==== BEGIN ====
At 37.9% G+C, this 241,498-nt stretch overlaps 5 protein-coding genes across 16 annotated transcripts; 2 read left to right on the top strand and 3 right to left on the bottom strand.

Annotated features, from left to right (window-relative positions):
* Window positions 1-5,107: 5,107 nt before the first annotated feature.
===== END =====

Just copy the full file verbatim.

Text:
At 37.9% G+C, this 241,498-nt stretch overlaps 5 protein-coding genes across 16 annotated transcripts; 2 read left to right on the top strand and 3 right to left on the bottom strand.

Annotated features, from left to right (window-relative positions):
* Window positions 1-5,107: 5,107 nt before the first annotated feature.